Welcome to our fourth and final theme of the month. The core source material for this week’s topic is from the book ‘Hearts & Minds’ by Joan Witham, which shares the names and stories of prominent women of the Miners’ Strike in Nottinghamshire. The book centres around local Women’s Action Groups. This will be the focus of tomorrow’s blog, but before we get into it – we thought some context was needed, for those who know very little about the 1984-85 Miners’ Strike.

We are lucky to have an interview with one of our directors and volunteers, who features in Witham’s book and this will be posted later in the week.

The Miners’ Strike, which began in 1984 and lasted a whole year was a final attempt by the mining unions, to stop pit closures and prevent the loss of jobs. (6 Mar 1984 – 3 Mar 1985)

In March 1984 more than 187,000 miners came out on strike when the National Coal Board announced that 20 pits in England would have to close with the loss of 20,000 jobs. (BBC)

Miners in Nottinghamshire, Derbyshire and Leicestershire eventually came out on strike.

But some miners continued to work and were branded as “scabs” by their colleagues when they crossed picket lines. (BBC)

The government of the time, branded striking miners as ‘the enemy within.’ 

Throughout the year-long strike, women played a huge role in the community and many stood in solidarity with their striking husbands, fathers and/or brothers. As summed up best by our volunteer Christine Gibbon, a retired Head Teacher:

“My experience of the strike as a young teacher in Hucknall was that I stopped seeing mums, who were taking on as many jobs as they could and saw much more of dads who were picking up the childcare.”

Many women actually dived straight into the political side of it, as they formed Action Groups, led demonstrations and stood on picket lines. These women will be explored in greater detail over the coming days. Many families came out together, in solidarity with their community and in protest of the pit closures. Children supported their fathers and mothers.

11-year-old Mark Watson and his brother marching. Their dad was NUM Branch Secretary at Silverhill Colliery in Nottinhamshire
11-year-old Mark Watson and his brother marching. Their dad was NUM Branch Secretary at Silverhill Colliery in Nottinhamshire Photograph: Markus Fandango /GuardianWitness (source)


Miners' strike 30 years on: Diary of Nottinghamshire picket Dennis Skinner labelled ''tower of strength'' - Mirror Online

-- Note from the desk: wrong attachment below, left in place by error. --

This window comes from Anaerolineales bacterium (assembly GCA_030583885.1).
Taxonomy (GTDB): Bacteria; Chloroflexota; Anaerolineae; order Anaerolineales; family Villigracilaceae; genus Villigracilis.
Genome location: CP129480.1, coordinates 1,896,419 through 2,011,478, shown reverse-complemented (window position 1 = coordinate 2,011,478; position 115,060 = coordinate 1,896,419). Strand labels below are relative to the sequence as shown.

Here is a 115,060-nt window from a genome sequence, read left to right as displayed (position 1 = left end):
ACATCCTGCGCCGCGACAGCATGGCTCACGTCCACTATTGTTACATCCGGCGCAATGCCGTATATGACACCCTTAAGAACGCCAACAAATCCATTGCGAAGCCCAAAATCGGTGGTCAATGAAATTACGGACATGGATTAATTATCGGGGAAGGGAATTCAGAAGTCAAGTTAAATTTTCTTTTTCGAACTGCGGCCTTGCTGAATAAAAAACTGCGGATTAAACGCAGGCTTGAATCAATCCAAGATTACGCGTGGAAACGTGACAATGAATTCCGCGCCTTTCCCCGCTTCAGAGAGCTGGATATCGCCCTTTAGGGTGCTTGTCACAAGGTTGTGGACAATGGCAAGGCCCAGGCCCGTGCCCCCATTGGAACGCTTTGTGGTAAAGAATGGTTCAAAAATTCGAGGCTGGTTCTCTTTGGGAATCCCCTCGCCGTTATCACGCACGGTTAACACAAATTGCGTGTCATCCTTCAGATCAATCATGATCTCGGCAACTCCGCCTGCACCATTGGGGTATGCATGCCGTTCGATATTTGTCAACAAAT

pictured: Margaret Anderson, Carol Potter, Jane Holness & Elsie Lowe.
Women came together in the community. 
Image Source 


Women were key figures in the strike. Many women worked in the Soup Kitchens to support striking miners and their families. Image Source 


Thanks to Ken Bonsall, here’s a more local pic of a banner from the Welbeck Women’s Action Group! As you will read about in tomorrow’s blog… Many women formed action groups, to support the miners and actively protested against pit closures.  These groups became the heart of the movement. 

May be an image of brick wall


What are your memories of the Miners’ Strike? 


Categories: News.


  1. Lorraine Dowen

    Dear Comrades
    My mum,Hilary Dowen was always a staunch supporter of the NUM locally and of my dads involvement over many years.
    As a local teacher she was not allowed a political profile in Notts and so had to walk a fine line in the community and the staff room,where of course she was the NUT rep. Sometimes her other life intruded,like in the 1972 strike when dad was arrested and he phoned the school to let her know.
    Mum worked tirelessly with dad and John and Elsie Lowe during the 84 Strike. She travelled all over England with Dad,speaking with great passion on behalf of the mining families who were suffering .Lifelong friends were made.
    Life at home during the strike was pretty crazy,but I don’t think mum missed a day in the class room.Our phone was tapped and every time she tried to give a telephone interview to a radio station the line was jammed..
    Mum stayed loyal to the last.
    Just two or three months before she died John Lowes Diary was published. Crippled with multiple sclerosis,she read every page,each page needed to be turned for her .It took a few weeks of daily persistance
    and when she was done she was triumphant. She went on to get support to phone Elsie and have one last long pit talk.
    My mum made her own luck in life,moving from working in the wages office at Clipstone pit to working as an unqualified infants teacher at J T Rice infants school.After this she studied for her teaching certificate,a Bachelor of Education and a post graduate qualification as a Community teacher. Her passion was always children,and what she could do to improve their chances in life.
    She is deeply loved and missed.